Flooding Dashes 'American Dream' With AM-Mississippi Flood, Bjt
Jul. 07, 1993
DAVENPORT, Iowa (AP) _ The worst flooding in 30 years has wrecked Greg Kehl's home, devoured his dream garden and left him and his fiancee living out of a car loaded with beds, chairs, coolers and two pets.
''We're just displaced people now,'' he said Wednesday outside an American Red Cross shelter.
Kehl was joined in the parking lot he now calls home by his fiance, Barbara Cirillo, and her brother, Bill Kennamer of Decaturville, Tenn.
There's also Blackie, the couple's cat, and Molly, a keishhound-chow mix dog that doesn't like strangers approaching Kennamer's beat-up 1976 Chevy Nova.
The three have folding chairs and a cooler. They had hung three white towels on the fence to dry. That was before it started raining again.
''Right now I don't know what I'd do without the Red Cross,'' Kehl said. ''We're taking three squares (meals) a day here, but I won't go in to sleep. I just won't be comfortable on cots.
''We all chose to stay together out here as a family,'' he said.
Kehl, a handyman dressed in blue bib overalls, was especially proud of the garden he was growing in his back yard. But unrelenting rain kept feeding the Mississippi River and Black Hawk Creek about a block behind the house.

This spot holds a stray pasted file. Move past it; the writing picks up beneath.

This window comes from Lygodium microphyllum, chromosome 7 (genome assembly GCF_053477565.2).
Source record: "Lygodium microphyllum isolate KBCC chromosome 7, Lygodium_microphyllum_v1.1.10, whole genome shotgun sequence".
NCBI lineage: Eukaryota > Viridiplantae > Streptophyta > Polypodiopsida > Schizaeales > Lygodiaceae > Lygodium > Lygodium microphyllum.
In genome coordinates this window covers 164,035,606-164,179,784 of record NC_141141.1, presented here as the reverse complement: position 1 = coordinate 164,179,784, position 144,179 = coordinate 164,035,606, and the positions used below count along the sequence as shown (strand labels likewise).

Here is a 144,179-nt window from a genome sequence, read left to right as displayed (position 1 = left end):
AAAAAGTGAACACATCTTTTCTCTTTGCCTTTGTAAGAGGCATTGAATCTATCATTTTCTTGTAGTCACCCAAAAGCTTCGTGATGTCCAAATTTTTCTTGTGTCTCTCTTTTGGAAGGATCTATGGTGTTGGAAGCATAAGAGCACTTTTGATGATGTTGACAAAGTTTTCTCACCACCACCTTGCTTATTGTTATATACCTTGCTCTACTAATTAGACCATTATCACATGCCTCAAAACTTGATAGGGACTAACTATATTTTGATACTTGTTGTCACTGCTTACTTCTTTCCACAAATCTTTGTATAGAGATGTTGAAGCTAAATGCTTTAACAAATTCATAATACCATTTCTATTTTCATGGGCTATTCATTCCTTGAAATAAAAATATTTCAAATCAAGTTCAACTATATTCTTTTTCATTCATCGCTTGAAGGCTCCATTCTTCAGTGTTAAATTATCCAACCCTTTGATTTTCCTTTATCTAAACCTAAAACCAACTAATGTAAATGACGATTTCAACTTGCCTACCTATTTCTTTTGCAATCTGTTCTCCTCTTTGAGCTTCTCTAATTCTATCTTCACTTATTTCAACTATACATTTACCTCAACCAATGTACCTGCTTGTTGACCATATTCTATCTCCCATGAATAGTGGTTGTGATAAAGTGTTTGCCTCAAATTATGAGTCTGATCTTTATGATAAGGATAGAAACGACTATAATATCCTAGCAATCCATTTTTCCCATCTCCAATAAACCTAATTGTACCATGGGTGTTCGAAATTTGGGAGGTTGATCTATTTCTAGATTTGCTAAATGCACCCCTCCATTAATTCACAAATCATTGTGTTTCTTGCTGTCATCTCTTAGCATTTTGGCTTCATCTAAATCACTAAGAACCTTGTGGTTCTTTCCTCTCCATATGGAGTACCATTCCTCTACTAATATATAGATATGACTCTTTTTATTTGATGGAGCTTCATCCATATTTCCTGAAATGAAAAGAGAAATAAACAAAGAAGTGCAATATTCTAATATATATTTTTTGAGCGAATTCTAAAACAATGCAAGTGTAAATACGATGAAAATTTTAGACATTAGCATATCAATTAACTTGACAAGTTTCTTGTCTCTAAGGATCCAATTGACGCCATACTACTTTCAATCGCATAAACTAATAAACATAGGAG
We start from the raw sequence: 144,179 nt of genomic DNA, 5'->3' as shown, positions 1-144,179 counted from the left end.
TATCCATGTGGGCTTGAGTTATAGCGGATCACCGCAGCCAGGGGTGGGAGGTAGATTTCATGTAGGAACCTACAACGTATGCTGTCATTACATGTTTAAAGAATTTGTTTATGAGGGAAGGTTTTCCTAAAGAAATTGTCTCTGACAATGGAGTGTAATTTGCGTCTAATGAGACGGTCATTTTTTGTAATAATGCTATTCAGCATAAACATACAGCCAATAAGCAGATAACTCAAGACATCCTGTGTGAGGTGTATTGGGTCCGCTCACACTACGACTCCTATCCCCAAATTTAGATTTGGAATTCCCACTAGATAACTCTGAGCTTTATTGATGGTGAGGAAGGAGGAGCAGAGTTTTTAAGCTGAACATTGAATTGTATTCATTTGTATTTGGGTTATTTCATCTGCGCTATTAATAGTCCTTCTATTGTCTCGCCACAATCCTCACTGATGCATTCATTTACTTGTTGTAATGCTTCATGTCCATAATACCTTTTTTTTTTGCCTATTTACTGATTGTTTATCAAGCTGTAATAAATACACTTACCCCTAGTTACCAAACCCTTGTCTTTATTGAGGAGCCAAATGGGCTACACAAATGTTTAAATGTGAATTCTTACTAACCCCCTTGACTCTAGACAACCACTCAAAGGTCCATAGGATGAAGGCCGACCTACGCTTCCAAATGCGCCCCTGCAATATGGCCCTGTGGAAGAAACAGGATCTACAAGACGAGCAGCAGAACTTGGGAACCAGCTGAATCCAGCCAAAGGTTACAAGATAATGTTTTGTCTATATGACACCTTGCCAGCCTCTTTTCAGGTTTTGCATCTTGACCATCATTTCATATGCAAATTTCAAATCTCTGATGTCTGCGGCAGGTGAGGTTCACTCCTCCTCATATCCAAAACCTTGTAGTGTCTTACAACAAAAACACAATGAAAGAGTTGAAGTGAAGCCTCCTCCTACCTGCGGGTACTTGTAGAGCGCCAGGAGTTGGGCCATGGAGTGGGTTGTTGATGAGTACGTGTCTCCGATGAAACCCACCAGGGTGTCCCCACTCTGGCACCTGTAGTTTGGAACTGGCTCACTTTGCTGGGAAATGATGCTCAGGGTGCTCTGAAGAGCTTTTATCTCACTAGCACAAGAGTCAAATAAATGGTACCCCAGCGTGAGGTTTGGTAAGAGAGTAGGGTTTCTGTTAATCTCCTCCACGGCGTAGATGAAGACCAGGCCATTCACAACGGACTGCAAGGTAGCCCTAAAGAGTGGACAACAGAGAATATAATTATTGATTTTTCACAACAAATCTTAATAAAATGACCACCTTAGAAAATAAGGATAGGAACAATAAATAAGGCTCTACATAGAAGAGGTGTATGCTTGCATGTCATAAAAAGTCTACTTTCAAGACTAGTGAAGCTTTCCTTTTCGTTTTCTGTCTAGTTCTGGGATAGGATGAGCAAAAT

On June 30, rising water breached a dike and ran 3 feet deep into their basement. They were among hundreds ordered evacuated from the city's southwest section known as Garden Addition.
''We were planning on making that our home for a lot of years,'' Kehl said. ''I had put in a picture-perfect garden. It looked like an American dream.''
Kehl had no flood insurance.
He said the family was given about 2 1/2 hours' notice to evacuate and there wasn't time to pack up and move furniture, tools or plywood. ''We were running around like chickens with our heads cut off,'' he said.
But he's not blaming authorities.
After all, Police Chief Steve Lynn loaned them $5. That gave them a total of $5.80 for their first two nights at the parking lot of a grocery store.
Kehl said he has since scraped together some money and bought a used full- size van he will keep at the shelter's parking lot. That will give everyone more leg room, he said, but it's in the shop right now for repairs.
Until it's fixed, the battered blue Nova is as good as it gets.
''We don't have no other place to stay,'' Kehl said. ''This is it. Right now, this is the only home we've got. We're here until this thing blows over.''